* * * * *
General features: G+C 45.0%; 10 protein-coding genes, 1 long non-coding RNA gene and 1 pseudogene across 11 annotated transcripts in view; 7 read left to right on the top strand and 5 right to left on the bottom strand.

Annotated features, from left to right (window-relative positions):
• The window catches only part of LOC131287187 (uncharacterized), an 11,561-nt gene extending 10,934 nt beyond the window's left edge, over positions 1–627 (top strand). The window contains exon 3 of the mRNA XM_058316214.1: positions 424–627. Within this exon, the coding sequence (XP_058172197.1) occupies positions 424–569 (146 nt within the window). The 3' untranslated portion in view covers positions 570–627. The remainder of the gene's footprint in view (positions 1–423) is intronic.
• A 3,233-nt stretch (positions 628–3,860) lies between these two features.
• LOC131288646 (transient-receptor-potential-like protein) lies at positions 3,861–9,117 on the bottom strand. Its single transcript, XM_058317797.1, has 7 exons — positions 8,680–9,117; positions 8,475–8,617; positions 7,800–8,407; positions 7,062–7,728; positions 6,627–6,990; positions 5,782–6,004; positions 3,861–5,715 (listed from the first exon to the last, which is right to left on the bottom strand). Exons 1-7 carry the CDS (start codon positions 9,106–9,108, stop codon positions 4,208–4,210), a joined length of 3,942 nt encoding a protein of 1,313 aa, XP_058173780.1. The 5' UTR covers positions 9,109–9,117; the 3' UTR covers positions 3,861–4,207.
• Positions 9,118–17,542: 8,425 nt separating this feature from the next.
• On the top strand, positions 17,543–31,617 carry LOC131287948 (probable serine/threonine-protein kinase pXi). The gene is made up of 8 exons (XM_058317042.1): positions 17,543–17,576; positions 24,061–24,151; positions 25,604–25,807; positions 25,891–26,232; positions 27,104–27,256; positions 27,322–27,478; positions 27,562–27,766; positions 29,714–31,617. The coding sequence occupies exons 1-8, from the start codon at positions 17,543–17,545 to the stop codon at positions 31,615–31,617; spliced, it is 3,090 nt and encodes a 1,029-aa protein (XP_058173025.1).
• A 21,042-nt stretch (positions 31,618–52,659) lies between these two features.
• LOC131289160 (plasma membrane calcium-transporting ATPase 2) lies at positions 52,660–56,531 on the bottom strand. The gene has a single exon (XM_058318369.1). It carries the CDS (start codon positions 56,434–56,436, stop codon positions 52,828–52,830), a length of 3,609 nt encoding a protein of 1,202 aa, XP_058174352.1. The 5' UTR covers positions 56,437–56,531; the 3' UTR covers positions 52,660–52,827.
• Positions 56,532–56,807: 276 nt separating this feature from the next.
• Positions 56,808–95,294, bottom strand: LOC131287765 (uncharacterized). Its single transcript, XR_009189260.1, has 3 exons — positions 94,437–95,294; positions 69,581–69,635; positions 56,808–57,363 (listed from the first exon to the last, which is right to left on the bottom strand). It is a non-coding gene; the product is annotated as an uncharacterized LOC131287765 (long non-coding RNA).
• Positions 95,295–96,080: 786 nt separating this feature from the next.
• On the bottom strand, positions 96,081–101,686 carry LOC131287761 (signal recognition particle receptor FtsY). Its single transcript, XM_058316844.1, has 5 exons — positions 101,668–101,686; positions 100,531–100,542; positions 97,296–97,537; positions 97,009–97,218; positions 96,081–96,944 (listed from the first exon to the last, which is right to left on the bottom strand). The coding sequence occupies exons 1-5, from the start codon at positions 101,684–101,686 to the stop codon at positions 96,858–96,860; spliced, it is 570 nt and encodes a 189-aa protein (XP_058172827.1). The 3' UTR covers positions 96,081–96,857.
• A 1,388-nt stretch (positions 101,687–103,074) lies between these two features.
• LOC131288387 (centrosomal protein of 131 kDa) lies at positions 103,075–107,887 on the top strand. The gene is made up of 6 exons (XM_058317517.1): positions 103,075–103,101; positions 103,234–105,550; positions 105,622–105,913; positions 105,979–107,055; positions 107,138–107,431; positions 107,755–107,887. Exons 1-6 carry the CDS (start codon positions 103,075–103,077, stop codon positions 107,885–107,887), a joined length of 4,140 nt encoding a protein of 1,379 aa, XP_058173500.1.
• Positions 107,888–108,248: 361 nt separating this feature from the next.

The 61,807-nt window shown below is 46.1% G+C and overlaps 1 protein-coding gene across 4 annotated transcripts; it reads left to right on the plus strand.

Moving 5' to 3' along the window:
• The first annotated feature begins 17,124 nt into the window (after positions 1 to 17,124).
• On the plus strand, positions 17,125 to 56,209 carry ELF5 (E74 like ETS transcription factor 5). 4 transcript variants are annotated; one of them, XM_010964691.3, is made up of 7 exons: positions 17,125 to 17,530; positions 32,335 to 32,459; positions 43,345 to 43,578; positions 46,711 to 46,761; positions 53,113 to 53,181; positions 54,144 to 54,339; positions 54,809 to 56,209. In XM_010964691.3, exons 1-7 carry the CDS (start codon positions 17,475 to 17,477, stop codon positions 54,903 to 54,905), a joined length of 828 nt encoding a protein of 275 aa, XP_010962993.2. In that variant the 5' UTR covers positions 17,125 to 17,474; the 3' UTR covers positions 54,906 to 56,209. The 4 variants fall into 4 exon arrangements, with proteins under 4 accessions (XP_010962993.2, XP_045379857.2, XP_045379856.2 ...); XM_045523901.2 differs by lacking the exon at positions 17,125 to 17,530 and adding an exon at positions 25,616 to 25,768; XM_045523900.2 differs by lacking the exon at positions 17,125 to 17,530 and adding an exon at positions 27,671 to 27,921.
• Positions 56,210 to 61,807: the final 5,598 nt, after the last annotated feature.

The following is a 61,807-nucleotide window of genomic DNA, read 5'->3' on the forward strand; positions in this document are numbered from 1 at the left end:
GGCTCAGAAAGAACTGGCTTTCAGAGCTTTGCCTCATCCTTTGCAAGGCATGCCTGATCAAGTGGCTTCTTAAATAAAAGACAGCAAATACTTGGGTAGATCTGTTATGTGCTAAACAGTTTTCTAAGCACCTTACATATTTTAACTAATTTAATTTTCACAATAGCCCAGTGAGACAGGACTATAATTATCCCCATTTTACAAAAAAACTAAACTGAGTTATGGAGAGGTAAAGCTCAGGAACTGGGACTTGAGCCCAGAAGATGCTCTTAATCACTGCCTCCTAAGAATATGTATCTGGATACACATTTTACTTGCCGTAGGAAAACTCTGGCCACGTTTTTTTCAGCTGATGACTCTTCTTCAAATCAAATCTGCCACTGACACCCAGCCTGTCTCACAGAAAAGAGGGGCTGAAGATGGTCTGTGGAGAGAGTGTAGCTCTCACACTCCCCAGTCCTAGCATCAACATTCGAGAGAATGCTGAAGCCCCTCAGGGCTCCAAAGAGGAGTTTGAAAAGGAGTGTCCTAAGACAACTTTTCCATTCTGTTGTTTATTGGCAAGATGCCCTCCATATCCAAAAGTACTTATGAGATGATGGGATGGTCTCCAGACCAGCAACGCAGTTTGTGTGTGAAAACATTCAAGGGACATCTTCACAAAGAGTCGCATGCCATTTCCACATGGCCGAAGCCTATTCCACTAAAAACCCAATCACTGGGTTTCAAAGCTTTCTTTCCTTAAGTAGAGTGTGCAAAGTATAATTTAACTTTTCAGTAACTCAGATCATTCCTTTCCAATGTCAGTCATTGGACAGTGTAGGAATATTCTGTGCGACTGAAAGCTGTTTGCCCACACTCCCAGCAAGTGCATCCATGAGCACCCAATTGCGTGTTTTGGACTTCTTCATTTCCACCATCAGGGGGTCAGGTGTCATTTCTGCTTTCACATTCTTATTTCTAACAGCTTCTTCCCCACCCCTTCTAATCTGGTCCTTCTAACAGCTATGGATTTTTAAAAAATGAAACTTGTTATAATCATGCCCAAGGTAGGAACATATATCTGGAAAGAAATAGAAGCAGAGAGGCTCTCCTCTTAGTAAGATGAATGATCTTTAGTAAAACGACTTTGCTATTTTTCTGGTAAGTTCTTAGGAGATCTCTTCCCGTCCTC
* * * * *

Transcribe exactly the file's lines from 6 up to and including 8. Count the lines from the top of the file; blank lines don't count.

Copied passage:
• Positions 9,118–17,542: 8,425 nt separating this feature from the next.
• On the top strand, positions 17,543–31,617 carry LOC131287948 (probable serine/threonine-protein kinase pXi). The gene is made up of 8 exons (XM_058317042.1): positions 17,543–17,576; positions 24,061–24,151; positions 25,604–25,807; positions 25,891–26,232; positions 27,104–27,256; positions 27,322–27,478; positions 27,562–27,766; positions 29,714–31,617. The coding sequence occupies exons 1-8, from the start codon at positions 17,543–17,545 to the stop codon at positions 31,615–31,617; spliced, it is 3,090 nt and encodes a 1,029-aa protein (XP_058173025.1).
• A 21,042-nt stretch (positions 31,618–52,659) lies between these two features.